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Fun Joel's Screenwriting Blog

(OR EL DUDERINO IF YOU'RE NOT INTO THE WHOLE BREVITY THING)

-- On Screenwriting and Related Topics

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Location: Los Angeles, CA

I moved from NYC to LA in October, 2003. And though I still think NYC is the greatest city in the world, I'm truly loving life here in the City of Angels. I'm a writer, reader, and occasional picture-taker.

Wednesday, September 14, 2005

Carving Time

It should be no secret to those of you familiar with my blog, that I am not the greatest at sticking to schedules. My problem is not that different than that of many other writers -- finding time to write while also trying to work and pay the bills.

So a few thoughts on that.

One suggestion I recently heard bouncing around (and actually one that makes some sense) is to schedule double the amount of writing time you will need (if you are working based on page counts or something). In other words, if you plan to write 5 pages, and you know you will need about 2 hours to do it, schedule four hours. Life always seems to have a way of intruding. This helps counteract that, by figuring in a "finagle factor" with your budgeted time.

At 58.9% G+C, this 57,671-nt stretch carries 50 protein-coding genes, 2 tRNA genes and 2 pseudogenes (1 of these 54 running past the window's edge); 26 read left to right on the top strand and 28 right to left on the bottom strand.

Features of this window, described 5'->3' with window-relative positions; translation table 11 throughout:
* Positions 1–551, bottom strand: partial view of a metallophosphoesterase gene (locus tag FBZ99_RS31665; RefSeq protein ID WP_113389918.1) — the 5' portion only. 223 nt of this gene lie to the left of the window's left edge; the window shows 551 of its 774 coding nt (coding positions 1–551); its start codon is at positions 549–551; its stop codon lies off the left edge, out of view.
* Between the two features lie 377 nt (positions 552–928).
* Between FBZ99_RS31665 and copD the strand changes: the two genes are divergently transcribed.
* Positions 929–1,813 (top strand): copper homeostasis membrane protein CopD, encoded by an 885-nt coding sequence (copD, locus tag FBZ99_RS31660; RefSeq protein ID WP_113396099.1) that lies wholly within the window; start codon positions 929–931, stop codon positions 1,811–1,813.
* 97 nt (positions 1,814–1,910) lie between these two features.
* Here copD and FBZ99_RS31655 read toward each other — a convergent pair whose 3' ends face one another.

My co-writer, Michael Lee, just mentioned something he's started doing that has been working well for him. He's recently begun a full-time job, so he now brings his laptop to work with him, and stays for about 1 1/2 hours after work just to write. By staying at the office, but not getting involved with work, he's able to get some good writing done in that time. Then he does some more at home before he goes to bed. I think this is great too, so long as your workmates won't interrupt you while you're sitting and working!

Also, as most of you know, I've been reading scripts for a long time. When I started reading, I heard from a number of other people that they had been readers and got burnt out very quickly. So why haven't I gotten burnt out yet? One of the main reasons is that I don't read script full time. I definitely read a lot, and it is one of my main sources of work, and a major consumer of time. But I also do a number of other freelance jobs, such as writing. Thus, my mind doesn't get burnt out by doing coverage all day, every day.

I think the same can be a good tool for avoiding burn-out when screenwriting. When you find your mind growing numb after looking at the same script, consider putting it aside and shifting gears to work on a second script. Then when you get burnt on that, return to the first. Obviously, this won't work for everybody. Some people have trouble shifting gears like that, and others like to obsessively work on a single project. But I know this is working for me (at least somewhat) right now. I'm shifting between Hell on Wheels and revising two other scripts in my down time. This way, when I return to HoW (later this week when I get it back from MLee), I'll be bale to approach with more freshness and zeal.

None of this is really groundbreaking, but hopefully all are things worth thinking about!

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